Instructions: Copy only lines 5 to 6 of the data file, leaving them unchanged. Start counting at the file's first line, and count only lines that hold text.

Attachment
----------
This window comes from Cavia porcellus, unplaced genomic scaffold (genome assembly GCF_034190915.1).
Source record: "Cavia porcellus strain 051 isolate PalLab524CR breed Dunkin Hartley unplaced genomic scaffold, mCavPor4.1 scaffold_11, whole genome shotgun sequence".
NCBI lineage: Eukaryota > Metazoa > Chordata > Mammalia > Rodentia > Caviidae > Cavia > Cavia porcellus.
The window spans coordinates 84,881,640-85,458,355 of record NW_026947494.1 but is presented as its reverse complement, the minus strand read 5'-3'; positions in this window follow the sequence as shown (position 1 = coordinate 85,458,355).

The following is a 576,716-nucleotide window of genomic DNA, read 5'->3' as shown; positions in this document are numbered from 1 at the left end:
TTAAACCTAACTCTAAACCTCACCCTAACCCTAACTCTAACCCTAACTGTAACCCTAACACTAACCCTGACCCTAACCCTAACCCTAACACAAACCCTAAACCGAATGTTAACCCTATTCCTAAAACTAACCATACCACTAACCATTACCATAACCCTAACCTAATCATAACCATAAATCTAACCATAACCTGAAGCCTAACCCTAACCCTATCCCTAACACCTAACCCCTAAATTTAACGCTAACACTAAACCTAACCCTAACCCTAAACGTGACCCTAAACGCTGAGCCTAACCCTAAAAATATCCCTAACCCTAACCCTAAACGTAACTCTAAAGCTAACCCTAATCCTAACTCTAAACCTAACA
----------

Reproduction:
The following is a 576,716-nucleotide window of genomic DNA, read 5'->3' as shown; positions in this document are numbered from 1 at the left end:
TTAAACCTAACTCTAAACCTCACCCTAACCCTAACTCTAACCCTAACTGTAACCCTAACACTAACCCTGACCCTAACCCTAACCCTAACACAAACCCTAAACCGAATGTTAACCCTATTCCTAAAACTAACCATACCACTAACCATTACCATAACCCTAACCTAATCATAACCATAAATCTAACCATAACCTGAAGCCTAACCCTAACCCTATCCCTAACACCTAACCCCTAAATTTAACGCTAACACTAAACCTAACCCTAACCCTAAACGTGACCCTAAACGCTGAGCCTAACCCTAAAAATATCCCTAACCCTAACCCTAAACGTAACTCTAAAGCTAACCCTAATCCTAACTCTAAACCTAACA